well, that assumes there is sufficient slack in current production elsewhere to fulfill the lost qtrly. production. IOW, the rest of the supply market has to have boatloads of unspoken-for production in process. near zero likelihood. it does take a qtr., apparently, end-to-end to get a chip out. depending on how long it takes to re-start the lines, what are the odds that other producers increasing production without firm contracts for product? near zero, yes?

    and so on. lots of timing issues have to be answered w/resp. to how much production comes from others and how much moolah T/WD get from insurance.
    Reply
  • evernessince - Tuesday, July 2, 2019 - link

    It is nowhere near a billion in looses, let alone billions. Do the math, NAND sells to consumers at 0.10 / GB let alone what manufacturers pay. No equipment was damaged. Reply
  • SlashZerov - Saturday, June 29, 2019 - link

    I worked at one of the largest datacenters in the world and its power draw would have been significantly more than the fabs in this article. In addition to direct connections to two different power stations we had batteries capable of keeping the power online long enough for our diesel generators which had a week supply of diesel and contracts with separate companies to do refills if needed. There are only two ways a loss like this could have happened. 1. They bribed a power company and sabotaged their own backup systems hoping to collect on insurance or 2. The executives were so totally incompetent they spent no money on proper disaster planning and should all lose their jobs.

    Anyone who thinks 1. Isn’t possible should google “Enron California power fraud”
    Reply
  • GreenReaper - Sunday, June 30, 2019 - link

    Let's be honest, 2) is just as possible - but of course "should" doesn't mean "will". Reply
  • FunBunny2 - Sunday, June 30, 2019 - link

    "2) is just as possible"

    once again, with fervor: 1) what was/is the estimated probability of a 13 minute power outage and 2) what is the cost of building out a local power station (and maintaining its capability to power up and be on line fast enough to avoid loss of X% of in-process product) robust enough to run all of the campus for at least that long? I agree it's most likely no one ran the numbers for that scenario, since the back of the bar nap arithmetic made it way to costly.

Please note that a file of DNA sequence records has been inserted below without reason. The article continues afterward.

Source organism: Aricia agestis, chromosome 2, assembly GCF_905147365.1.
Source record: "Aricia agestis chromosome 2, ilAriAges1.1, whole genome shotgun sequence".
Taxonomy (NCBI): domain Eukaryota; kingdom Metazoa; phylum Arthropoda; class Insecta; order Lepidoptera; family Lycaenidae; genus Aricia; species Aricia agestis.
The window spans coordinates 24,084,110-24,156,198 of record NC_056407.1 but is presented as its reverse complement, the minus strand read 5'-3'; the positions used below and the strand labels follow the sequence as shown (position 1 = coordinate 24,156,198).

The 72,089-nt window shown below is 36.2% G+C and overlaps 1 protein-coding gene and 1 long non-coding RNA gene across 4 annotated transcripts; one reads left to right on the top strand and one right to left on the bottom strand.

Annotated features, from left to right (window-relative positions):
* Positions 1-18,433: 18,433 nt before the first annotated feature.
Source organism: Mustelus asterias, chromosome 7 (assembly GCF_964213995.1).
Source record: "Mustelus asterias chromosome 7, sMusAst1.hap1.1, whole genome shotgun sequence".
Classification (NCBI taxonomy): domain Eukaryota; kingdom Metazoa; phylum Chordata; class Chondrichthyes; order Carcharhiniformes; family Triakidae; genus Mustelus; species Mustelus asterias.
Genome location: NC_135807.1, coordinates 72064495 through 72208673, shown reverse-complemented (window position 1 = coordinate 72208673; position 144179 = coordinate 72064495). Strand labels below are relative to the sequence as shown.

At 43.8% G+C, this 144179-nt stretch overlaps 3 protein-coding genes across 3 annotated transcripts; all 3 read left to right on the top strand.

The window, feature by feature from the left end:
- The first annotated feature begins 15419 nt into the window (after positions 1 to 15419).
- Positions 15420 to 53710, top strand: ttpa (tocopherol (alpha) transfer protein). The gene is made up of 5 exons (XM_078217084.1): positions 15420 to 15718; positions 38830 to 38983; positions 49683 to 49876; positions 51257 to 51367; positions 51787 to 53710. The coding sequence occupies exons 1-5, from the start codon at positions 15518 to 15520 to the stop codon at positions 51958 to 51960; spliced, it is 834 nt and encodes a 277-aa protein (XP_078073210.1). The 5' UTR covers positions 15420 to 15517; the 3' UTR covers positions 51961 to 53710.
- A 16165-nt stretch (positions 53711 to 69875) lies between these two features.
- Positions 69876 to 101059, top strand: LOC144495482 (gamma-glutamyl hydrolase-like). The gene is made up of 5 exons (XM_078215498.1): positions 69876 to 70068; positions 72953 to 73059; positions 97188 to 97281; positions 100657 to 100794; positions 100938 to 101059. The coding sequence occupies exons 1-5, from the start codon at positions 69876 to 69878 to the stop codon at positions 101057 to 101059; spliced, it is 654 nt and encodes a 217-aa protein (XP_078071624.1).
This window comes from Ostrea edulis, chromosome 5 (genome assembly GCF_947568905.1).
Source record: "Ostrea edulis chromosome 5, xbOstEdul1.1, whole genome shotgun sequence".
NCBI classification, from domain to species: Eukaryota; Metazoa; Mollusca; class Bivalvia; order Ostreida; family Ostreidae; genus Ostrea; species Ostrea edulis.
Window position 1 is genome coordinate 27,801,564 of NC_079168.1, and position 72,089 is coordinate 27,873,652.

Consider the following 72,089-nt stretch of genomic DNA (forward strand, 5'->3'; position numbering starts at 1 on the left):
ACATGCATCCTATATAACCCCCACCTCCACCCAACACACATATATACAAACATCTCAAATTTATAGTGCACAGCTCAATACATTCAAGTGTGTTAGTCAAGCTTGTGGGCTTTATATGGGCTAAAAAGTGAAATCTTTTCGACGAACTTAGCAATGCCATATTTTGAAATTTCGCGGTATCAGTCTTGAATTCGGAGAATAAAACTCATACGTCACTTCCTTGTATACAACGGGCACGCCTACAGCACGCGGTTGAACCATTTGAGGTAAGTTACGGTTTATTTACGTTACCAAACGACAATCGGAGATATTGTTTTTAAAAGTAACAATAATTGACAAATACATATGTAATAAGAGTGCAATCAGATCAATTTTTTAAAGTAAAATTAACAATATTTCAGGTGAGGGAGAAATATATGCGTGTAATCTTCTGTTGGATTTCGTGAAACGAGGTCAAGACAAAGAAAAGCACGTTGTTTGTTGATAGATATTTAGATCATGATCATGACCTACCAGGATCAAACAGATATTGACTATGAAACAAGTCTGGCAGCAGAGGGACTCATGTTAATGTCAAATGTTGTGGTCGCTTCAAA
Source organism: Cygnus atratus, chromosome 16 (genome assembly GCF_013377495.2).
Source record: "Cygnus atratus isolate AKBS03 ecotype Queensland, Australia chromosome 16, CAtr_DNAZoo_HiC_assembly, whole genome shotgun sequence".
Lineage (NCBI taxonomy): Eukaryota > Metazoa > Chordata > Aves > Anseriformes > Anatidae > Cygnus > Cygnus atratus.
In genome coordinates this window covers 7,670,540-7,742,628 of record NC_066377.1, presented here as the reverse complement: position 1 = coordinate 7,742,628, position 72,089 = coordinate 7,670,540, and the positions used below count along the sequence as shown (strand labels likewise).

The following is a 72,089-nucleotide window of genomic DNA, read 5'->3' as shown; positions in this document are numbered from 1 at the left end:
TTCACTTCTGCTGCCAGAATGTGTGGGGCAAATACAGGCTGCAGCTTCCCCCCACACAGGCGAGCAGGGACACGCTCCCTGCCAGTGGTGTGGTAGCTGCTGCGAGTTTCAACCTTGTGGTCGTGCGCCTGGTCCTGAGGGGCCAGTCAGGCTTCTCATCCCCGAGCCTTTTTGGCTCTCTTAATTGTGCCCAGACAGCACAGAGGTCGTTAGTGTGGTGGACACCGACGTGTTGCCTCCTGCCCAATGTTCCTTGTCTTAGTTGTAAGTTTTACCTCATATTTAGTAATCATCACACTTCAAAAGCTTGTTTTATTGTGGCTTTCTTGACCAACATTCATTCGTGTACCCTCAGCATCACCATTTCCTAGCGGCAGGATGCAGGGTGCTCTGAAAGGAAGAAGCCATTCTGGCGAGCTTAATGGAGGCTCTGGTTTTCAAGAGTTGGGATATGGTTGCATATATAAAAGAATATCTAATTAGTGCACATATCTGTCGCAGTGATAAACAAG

no CxO is ever going to say, "I don't care what it costs, just give me a 1,000 (or X) megawatt power station that will go on-line in 10 milliseconds!!!!"
    Reply
  • Threska - Sunday, June 30, 2019 - link

    A little more to it than that. What is the results of a data-center going down, and how much would that cost? Same question applied to a semiconductor plant? Some might say the former is more forgiving, while the one's who did the final result agreed differently. i.e data-center loses more. Reply
  • Gunbuster - Wednesday, July 3, 2019 - link

    No way on earth a data center looses more. A really good DC would be active-active with another geo separate facility and experience zero loss. A step down you restore power and pull in your near realtime backups from a NVME storage array and be back up in a hours to a day with some database headaches. In any case no one with even a quarter of a brain would go near a data center if they got told "well backup power generation is just too hard and costly at our scale. If we loose commercial feeds we'll run on UPS for 10 minutes or so and then your compute load goes poof gone." Reply
  • benzosaurus - Saturday, June 29, 2019 - link

    Surprised it took this long, what with flash prices being low and all. Reply

Log in

Don't have an account? Sign up now